Carnegie Mellon University
October 17, 2014

CMU Research Shows Highly Competitive Elections Create Extremely Polarizing Politics

By Mark Burd / 412-268-3486

PITTSBURGH—Close elections fuel extreme ideological differences in party nominees. And that appeals to voters, say researchers at Carnegie Mellon University's Tepper School of Business.

Researchers at CMU's Tepper School of Business have studied voter behavior and found that when contests are perceived to be highly competitive, voters on both sides of the political spectrum tend to favor candidates who are more strongly conservative or liberal, depending on their personal creed. This contradicts conventional wisdom, which would suggest that close elections should generate more candidates that appeal to a moderate or centrist ideology in order to capture a broader spectrum of voters. The findings may also help to explain why American voters have elected so many polarizing figures on each side of the political debate.
The Tepper School's Rosalind Chow, associate professor of organizational behavior and theory, Ph.D. candidate Jin Wook Chang and Nazli Turan (TPR'14), an assistant professor at Catolica Lisbon University in Portugal, detail their study of voter behavior in a paper titled "A desire for deviance: The influence of leader normativeness and inter-group competition on group member support." This research is slated to be published in the Journal of Experimental Social Psychology, Volume 56, January 2015.
The researchers conducted a series of three experiments, the first of which presented subjects with a hypothetical primary election in the United States and observed whether the participant's preference for an extreme leader was altered by their perception of how competitive the election would be. The study found that when an electoral district was described as "hotly contested" between Republicans and Democrats, Democratic participants were more likely to choose an extreme liberal from a lineup of primary candidates than when the district was described as being "safe."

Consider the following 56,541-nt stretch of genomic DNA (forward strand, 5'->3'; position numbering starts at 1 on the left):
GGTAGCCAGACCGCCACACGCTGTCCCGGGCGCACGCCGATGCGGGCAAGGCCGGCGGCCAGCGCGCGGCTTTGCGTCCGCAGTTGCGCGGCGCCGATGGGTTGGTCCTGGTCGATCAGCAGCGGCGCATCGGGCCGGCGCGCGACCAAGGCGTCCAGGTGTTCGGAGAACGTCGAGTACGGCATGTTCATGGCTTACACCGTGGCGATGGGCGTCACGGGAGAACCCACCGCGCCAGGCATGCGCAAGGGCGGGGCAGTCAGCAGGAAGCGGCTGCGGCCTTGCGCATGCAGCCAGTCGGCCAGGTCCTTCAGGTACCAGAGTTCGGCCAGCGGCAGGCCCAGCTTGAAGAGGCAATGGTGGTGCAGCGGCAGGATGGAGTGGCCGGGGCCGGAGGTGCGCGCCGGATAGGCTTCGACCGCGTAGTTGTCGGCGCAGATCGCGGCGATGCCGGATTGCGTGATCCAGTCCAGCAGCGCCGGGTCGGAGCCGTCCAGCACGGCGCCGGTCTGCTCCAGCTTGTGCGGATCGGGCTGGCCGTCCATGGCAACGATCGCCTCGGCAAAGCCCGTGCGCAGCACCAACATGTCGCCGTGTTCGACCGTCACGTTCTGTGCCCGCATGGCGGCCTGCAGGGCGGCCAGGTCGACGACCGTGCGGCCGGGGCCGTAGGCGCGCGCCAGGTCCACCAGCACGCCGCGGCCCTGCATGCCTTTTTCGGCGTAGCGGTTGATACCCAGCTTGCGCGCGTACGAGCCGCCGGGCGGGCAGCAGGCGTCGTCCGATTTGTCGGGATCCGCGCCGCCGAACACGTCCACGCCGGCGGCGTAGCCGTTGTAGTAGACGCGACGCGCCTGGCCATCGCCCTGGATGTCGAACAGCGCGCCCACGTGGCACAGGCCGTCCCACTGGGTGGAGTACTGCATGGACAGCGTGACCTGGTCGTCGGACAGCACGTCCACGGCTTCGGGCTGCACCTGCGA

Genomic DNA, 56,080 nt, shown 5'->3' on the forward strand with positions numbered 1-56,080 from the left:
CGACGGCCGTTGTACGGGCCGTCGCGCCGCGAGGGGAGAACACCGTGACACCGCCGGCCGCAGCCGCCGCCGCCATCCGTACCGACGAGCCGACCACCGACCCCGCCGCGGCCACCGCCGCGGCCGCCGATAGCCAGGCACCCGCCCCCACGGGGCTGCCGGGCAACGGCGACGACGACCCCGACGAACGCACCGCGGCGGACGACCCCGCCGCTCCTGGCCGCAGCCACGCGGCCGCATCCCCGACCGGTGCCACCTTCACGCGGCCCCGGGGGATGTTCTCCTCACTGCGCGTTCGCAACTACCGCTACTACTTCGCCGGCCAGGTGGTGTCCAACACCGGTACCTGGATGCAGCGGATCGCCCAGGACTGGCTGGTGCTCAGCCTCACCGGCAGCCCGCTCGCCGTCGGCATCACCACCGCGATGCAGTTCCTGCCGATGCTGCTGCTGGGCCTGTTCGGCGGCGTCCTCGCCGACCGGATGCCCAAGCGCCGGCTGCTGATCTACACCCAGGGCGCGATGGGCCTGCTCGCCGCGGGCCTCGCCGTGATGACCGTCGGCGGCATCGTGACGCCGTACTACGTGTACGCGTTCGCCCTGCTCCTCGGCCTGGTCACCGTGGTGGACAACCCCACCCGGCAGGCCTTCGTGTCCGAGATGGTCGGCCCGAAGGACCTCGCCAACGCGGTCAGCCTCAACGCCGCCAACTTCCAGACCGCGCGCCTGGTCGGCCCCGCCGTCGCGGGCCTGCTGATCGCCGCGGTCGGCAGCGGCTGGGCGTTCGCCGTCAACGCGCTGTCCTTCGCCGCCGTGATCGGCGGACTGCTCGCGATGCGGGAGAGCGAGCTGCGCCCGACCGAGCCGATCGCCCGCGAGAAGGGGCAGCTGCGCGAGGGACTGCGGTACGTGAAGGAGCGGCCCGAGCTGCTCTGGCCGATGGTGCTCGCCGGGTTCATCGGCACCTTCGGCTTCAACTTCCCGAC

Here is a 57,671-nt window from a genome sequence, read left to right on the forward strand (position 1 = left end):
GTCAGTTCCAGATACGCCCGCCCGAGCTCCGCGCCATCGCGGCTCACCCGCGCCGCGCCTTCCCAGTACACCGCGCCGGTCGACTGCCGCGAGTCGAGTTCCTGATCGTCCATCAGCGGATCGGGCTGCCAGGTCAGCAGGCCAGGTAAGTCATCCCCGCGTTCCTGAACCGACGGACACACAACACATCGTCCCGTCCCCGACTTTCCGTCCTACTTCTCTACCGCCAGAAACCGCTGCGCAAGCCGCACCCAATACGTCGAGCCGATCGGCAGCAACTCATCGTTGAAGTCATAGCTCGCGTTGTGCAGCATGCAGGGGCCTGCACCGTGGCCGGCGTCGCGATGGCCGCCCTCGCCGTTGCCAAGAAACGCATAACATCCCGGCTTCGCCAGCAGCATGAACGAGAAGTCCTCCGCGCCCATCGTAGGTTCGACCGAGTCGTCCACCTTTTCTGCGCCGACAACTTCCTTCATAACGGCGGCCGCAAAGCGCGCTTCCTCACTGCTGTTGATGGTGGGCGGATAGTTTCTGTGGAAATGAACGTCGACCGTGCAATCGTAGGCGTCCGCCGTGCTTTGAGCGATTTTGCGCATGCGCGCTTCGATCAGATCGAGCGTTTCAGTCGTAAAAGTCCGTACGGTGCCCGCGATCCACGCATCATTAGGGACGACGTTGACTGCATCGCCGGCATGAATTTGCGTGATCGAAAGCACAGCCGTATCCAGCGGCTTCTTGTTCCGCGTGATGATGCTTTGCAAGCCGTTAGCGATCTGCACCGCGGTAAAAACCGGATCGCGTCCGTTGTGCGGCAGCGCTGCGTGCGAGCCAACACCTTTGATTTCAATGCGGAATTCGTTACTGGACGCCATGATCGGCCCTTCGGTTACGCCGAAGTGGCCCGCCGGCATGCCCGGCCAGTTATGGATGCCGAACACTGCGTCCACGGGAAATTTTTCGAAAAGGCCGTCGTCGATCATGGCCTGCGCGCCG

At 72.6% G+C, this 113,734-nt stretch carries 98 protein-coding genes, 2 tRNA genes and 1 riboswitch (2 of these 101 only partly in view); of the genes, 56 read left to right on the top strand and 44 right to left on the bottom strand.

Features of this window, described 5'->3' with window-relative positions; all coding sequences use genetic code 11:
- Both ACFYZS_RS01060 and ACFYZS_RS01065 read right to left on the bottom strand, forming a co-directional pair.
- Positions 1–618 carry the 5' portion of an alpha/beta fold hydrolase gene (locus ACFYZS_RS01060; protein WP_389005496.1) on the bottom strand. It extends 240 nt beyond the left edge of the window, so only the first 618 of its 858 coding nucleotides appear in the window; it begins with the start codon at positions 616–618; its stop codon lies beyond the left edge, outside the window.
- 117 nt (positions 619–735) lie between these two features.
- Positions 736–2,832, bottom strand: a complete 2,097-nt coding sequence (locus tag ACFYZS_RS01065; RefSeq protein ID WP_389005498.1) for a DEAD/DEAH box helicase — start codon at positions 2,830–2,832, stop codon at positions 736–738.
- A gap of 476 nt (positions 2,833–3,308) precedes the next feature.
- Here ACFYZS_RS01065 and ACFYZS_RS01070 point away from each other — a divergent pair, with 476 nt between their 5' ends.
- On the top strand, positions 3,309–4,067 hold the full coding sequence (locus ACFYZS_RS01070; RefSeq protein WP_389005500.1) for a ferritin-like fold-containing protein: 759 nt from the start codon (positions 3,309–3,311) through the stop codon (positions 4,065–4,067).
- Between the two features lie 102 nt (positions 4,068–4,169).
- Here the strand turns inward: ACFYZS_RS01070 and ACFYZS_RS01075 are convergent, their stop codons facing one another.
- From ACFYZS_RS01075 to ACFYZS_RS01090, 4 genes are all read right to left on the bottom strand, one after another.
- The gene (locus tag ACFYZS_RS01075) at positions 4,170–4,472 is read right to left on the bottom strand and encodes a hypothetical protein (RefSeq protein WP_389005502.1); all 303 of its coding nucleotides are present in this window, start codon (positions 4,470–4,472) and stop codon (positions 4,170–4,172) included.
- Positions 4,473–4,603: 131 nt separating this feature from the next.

The second study, which was conducted shortly before the 2012 Presidential election, found that both Democratic and Republican participants were more supportive of a more ideologically extreme version of Barack Obama or Mitt Romney, respectively, when they were told that the presidential election was likely to be competitive than when they thought the election was not close.

The final experiment tested the reasoning behind people's choice of extreme candidates in competitive elections.

"We found that when people believe that there is greater competition between their group and another group, they want to make clear what the differences are between the two groups. To make the distinction between the two groups clear, they choose leaders who are extreme in their views," Chang said.

These findings suggest that when the media focuses on the competition between two groups, such as political parties, this leads the members of both parties to lean away from the center in favor of more ideologically extreme representatives. Party nominees who hold more extreme views inevitably produce elected officials with more extreme views, which create wide ideological divisions in legislative bodies, such as Congress, and difficulties in facilitating the efficient operation of government.

"Ironically, it is the perception that elections are close that are creating such stark ideological divisions," Chang said.